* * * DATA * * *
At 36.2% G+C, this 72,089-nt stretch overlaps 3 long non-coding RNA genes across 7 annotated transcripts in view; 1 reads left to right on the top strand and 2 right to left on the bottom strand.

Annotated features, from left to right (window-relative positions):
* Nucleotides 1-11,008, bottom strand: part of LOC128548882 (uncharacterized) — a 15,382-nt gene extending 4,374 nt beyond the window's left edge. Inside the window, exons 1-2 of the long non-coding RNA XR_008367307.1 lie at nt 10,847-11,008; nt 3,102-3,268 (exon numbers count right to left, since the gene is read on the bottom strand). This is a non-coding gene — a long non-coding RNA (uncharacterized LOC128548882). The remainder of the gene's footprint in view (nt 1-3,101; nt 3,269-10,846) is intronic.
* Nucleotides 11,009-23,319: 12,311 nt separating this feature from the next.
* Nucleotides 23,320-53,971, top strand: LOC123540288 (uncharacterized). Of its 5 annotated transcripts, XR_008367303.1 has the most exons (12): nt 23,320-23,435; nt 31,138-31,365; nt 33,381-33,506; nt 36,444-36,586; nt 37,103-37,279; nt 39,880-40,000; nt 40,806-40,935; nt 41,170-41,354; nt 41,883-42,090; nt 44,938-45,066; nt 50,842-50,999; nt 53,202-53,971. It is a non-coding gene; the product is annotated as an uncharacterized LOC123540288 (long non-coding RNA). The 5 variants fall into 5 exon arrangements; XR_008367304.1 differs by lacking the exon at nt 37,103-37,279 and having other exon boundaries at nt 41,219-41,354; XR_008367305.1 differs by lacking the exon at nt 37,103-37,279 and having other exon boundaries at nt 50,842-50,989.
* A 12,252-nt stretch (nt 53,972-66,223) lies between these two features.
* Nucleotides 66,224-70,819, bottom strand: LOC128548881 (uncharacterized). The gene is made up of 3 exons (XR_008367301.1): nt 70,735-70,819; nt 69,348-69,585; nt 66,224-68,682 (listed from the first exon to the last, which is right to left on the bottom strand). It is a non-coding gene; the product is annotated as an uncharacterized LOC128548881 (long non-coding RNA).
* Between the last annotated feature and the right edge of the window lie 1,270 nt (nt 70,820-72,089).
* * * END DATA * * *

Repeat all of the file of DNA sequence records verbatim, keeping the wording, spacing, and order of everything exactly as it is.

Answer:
At 36.2% G+C, this 72,089-nt stretch overlaps 3 long non-coding RNA genes across 7 annotated transcripts in view; 1 reads left to right on the top strand and 2 right to left on the bottom strand.

Annotated features, from left to right (window-relative positions):
* Nucleotides 1-11,008, bottom strand: part of LOC128548882 (uncharacterized) — a 15,382-nt gene extending 4,374 nt beyond the window's left edge. Inside the window, exons 1-2 of the long non-coding RNA XR_008367307.1 lie at nt 10,847-11,008; nt 3,102-3,268 (exon numbers count right to left, since the gene is read on the bottom strand). This is a non-coding gene — a long non-coding RNA (uncharacterized LOC128548882). The remainder of the gene's footprint in view (nt 1-3,101; nt 3,269-10,846) is intronic.
* Nucleotides 11,009-23,319: 12,311 nt separating this feature from the next.
* Nucleotides 23,320-53,971, top strand: LOC123540288 (uncharacterized). Of its 5 annotated transcripts, XR_008367303.1 has the most exons (12): nt 23,320-23,435; nt 31,138-31,365; nt 33,381-33,506; nt 36,444-36,586; nt 37,103-37,279; nt 39,880-40,000; nt 40,806-40,935; nt 41,170-41,354; nt 41,883-42,090; nt 44,938-45,066; nt 50,842-50,999; nt 53,202-53,971. It is a non-coding gene; the product is annotated as an uncharacterized LOC123540288 (long non-coding RNA). The 5 variants fall into 5 exon arrangements; XR_008367304.1 differs by lacking the exon at nt 37,103-37,279 and having other exon boundaries at nt 41,219-41,354; XR_008367305.1 differs by lacking the exon at nt 37,103-37,279 and having other exon boundaries at nt 50,842-50,989.
* A 12,252-nt stretch (nt 53,972-66,223) lies between these two features.
* Nucleotides 66,224-70,819, bottom strand: LOC128548881 (uncharacterized). The gene is made up of 3 exons (XR_008367301.1): nt 70,735-70,819; nt 69,348-69,585; nt 66,224-68,682 (listed from the first exon to the last, which is right to left on the bottom strand). It is a non-coding gene; the product is annotated as an uncharacterized LOC128548881 (long non-coding RNA).
* Between the last annotated feature and the right edge of the window lie 1,270 nt (nt 70,820-72,089).